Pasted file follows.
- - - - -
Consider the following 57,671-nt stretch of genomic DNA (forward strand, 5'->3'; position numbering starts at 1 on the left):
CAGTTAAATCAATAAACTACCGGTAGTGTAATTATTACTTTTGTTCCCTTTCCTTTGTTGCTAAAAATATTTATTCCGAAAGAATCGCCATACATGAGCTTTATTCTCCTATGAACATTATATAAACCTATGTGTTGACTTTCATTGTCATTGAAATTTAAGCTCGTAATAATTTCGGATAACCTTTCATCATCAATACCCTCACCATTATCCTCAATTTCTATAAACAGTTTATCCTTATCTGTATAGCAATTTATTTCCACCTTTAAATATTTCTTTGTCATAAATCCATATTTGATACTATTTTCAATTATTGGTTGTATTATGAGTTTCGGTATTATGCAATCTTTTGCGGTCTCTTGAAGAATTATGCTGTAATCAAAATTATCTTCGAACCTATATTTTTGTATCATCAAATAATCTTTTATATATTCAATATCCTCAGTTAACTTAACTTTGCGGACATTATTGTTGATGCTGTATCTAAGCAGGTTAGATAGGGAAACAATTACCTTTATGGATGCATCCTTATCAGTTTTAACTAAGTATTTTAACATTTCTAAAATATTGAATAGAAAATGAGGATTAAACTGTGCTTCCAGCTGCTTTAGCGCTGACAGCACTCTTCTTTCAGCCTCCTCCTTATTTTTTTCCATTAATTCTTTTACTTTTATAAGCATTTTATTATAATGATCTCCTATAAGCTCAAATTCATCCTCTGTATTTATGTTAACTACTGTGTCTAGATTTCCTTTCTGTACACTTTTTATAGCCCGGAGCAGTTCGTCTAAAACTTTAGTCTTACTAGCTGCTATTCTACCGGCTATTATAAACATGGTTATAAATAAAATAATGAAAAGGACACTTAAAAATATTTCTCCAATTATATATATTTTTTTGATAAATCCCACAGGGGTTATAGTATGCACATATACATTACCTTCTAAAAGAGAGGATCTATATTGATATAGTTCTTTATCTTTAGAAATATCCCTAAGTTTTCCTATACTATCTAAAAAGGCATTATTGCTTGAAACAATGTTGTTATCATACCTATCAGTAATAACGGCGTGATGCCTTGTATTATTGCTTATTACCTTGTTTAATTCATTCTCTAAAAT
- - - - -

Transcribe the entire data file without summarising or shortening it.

Consider the following 57,671-nt stretch of genomic DNA (forward strand, 5'->3'; position numbering starts at 1 on the left):
CAGTTAAATCAATAAACTACCGGTAGTGTAATTATTACTTTTGTTCCCTTTCCTTTGTTGCTAAAAATATTTATTCCGAAAGAATCGCCATACATGAGCTTTATTCTCCTATGAACATTATATAAACCTATGTGTTGACTTTCATTGTCATTGAAATTTAAGCTCGTAATAATTTCGGATAACCTTTCATCATCAATACCCTCACCATTATCCTCAATTTCTATAAACAGTTTATCCTTATCTGTATAGCAATTTATTTCCACCTTTAAATATTTCTTTGTCATAAATCCATATTTGATACTATTTTCAATTATTGGTTGTATTATGAGTTTCGGTATTATGCAATCTTTTGCGGTCTCTTGAAGAATTATGCTGTAATCAAAATTATCTTCGAACCTATATTTTTGTATCATCAAATAATCTTTTATATATTCAATATCCTCAGTTAACTTAACTTTGCGGACATTATTGTTGATGCTGTATCTAAGCAGGTTAGATAGGGAAACAATTACCTTTATGGATGCATCCTTATCAGTTTTAACTAAGTATTTTAACATTTCTAAAATATTGAATAGAAAATGAGGATTAAACTGTGCTTCCAGCTGCTTTAGCGCTGACAGCACTCTTCTTTCAGCCTCCTCCTTATTTTTTTCCATTAATTCTTTTACTTTTATAAGCATTTTATTATAATGATCTCCTATAAGCTCAAATTCATCCTCTGTATTTATGTTAACTACTGTGTCTAGATTTCCTTTCTGTACACTTTTTATAGCCCGGAGCAGTTCGTCTAAAACTTTAGTCTTACTAGCTGCTATTCTACCGGCTATTATAAACATGGTTATAAATAAAATAATGAAAAGGACACTTAAAAATATTTCTCCAATTATATATATTTTTTTGATAAATCCCACAGGGGTTATAGTATGCACATATACATTACCTTCTAAAAGAGAGGATCTATATTGATATAGTTCTTTATCTTTAGAAATATCCCTAAGTTTTCCTATACTATCTAAAAAGGCATTATTGCTTGAAACAATGTTGTTATCATACCTATCAGTAATAACGGCGTGATGCCTTGTATTATTGCTTATTACCTTGTTTAATTCATTCTCTAAAAT